Long-distance Compensatory Lengthening
In many languages, the deletion or shortening of one sound in a word is accompanied by the lengthening of another; this is known as compensatory lengthening (CL). Traditionally, CL has been observed to occur only between adjacent sounds, or sounds that are in adjacent syllables. In this thesis, I show that it can also occur between sounds that are separated by theoretically any distance. Evidence comes from two unrelated languages: Slovak and Estonian. In Slovak, the deletion of a vowel anywhere in the word can cause another vowel two syllables away to lengthen. In Estonian, the deletion of vowels from the third or fourth syllable of a word can cause the first syllable to lengthen. Previous accounts of compensatory lengthening assumed this to be impossible; once this assumption is done away with, we are left with no means of differentiating between long-distance CL of this sort and the more widely-attested local CL. As a result, we expect the two to be treated equally in any language. This is contrary to fact: many languages allow local CL but prohibit long-distance CL, but no language displays the inverse.
This thesis seeks to fill this gap and provide a means of differentiating between the two types of CL. To do this, I propose an expanded definition of the constraint Linearity (namely MT-Lin for multi-tier linearity), which punishes the inversion of precedence relations between nodes in the prosodic hierarchy, no matter what tier those nodes are on. I assume that CL amounts to the movement of a mora from one segment to another; since MT-Lin punishes the movement of a mora across intervening segments, it serves to enforce locality in CL.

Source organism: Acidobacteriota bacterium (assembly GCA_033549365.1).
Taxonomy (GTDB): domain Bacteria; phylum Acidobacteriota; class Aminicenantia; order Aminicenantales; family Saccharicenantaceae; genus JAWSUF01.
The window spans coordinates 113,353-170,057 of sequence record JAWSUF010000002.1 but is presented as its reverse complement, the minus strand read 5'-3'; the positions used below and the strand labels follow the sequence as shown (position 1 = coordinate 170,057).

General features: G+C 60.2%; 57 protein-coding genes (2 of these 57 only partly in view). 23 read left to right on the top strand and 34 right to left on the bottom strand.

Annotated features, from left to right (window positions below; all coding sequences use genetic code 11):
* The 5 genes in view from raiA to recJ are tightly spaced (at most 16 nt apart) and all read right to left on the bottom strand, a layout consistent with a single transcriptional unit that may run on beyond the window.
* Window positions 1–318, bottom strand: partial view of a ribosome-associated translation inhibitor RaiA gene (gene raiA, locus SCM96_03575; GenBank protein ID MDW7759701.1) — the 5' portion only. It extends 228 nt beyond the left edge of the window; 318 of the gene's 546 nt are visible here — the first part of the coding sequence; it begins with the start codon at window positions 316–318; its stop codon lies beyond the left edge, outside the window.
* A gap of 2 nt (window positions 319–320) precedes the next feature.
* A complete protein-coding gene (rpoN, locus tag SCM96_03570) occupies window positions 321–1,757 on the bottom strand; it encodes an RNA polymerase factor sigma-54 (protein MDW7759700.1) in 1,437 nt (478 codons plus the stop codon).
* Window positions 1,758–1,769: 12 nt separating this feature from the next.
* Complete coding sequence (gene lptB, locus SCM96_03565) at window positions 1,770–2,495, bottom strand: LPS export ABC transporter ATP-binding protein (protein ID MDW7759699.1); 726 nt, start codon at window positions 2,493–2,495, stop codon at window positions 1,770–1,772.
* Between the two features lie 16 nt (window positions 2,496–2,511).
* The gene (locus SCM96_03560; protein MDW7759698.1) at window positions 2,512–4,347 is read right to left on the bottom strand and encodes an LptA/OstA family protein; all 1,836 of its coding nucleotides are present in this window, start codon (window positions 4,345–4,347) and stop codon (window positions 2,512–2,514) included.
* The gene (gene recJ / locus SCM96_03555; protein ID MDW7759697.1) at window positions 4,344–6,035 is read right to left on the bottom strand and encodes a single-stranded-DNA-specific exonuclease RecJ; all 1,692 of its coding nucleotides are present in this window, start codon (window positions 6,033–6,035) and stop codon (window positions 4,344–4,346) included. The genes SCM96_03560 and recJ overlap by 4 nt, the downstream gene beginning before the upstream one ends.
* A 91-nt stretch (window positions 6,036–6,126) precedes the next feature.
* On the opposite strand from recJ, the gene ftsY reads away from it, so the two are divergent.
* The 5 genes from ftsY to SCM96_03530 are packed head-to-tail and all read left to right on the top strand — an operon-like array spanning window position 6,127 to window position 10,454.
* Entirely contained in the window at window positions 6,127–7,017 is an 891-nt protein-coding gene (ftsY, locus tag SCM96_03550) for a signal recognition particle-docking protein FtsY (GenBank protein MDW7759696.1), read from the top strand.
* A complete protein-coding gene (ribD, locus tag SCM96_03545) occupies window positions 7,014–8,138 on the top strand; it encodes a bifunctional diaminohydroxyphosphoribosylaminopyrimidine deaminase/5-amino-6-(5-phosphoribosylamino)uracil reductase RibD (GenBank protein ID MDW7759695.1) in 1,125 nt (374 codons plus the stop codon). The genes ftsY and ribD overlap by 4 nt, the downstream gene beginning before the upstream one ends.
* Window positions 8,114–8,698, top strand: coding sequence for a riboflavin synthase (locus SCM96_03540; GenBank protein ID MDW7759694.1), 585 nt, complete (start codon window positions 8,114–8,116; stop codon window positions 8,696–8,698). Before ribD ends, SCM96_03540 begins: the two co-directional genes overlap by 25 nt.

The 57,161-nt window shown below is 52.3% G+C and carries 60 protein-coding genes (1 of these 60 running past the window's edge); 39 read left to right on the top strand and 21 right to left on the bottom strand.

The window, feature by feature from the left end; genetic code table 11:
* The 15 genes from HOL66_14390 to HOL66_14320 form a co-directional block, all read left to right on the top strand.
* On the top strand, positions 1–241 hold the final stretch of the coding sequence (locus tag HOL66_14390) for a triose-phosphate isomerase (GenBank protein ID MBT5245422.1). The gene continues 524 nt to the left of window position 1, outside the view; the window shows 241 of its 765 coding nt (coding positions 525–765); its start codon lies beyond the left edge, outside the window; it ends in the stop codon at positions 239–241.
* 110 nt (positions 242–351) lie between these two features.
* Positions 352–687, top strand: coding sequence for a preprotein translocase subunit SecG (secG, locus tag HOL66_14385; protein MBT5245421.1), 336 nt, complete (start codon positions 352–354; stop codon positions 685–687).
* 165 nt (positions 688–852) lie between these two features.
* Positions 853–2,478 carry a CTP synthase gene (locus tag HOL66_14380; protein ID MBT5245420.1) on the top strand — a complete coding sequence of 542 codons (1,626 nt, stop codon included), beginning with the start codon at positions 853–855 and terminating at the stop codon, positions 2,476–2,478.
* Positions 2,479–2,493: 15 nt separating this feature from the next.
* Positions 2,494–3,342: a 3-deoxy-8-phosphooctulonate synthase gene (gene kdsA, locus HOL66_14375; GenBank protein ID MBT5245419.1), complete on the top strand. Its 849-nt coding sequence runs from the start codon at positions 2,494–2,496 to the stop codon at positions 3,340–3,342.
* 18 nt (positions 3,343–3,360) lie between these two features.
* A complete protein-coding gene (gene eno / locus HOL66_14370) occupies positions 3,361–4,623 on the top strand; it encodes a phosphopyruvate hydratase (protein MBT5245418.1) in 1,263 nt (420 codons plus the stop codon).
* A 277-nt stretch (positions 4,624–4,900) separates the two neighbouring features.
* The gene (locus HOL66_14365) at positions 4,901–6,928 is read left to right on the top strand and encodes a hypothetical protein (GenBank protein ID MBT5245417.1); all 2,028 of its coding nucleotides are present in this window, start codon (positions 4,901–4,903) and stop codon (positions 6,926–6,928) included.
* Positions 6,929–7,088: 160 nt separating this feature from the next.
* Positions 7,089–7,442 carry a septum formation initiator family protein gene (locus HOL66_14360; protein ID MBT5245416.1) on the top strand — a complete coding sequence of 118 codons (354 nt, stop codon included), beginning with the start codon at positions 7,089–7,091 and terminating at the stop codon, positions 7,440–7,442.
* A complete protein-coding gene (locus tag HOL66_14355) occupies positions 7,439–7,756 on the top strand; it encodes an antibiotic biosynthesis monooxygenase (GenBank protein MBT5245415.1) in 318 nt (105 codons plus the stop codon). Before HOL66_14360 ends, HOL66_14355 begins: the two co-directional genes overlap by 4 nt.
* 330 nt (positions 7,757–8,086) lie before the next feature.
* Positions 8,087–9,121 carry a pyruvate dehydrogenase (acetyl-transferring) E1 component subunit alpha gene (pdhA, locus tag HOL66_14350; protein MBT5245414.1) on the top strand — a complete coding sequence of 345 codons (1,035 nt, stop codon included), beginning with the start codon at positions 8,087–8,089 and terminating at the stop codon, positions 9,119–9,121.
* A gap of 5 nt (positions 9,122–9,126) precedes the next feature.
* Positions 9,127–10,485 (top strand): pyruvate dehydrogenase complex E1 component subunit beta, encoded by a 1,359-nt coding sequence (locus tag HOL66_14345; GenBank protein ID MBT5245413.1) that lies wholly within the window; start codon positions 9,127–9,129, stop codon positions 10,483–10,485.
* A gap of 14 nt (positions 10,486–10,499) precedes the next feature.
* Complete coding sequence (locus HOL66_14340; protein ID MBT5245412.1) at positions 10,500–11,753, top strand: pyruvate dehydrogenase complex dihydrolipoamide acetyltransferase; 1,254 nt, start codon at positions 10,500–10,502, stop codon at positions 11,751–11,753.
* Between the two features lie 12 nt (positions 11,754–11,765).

When MT-Lin is high-ranking, CL may only be local. When it is low-ranking, other constraints may intervene and force CL to be longer-distance. In Estonian, for example, long vowels and geminates are generally prohibited outside of the initial, primary-stressed syllable. Hence, when a vowel in the fourth syllable of a word is deleted, its mora may not land on any segment in the second or third syllable, but must travel further into the word, to the first syllable. In other words, local CL results in highly marked structures that long-distance CL avoids, and as a result, the latter is preferred.
The constraints used in this analysis generate a typology of eight possible grammars. The most restrictive grammar forbids CL entirely. The next allows it but requires it to take place within a single syllable. More permissive grammars allow morae to enter into new syllables, but require them to stay within their original feet. Finally, the most permissive grammars (to which Estonian and Slovak belong) allow CL to take place at any distance. The latter require a very specific ranking of constraints, and hence are correctly predicted to be comparatively rare cross-linguistically. These grammars can also select local CL under certain circumstances; this correctly predicts that any language that tolerates long-distance CL should also tolerate local CL, but not vice-versa.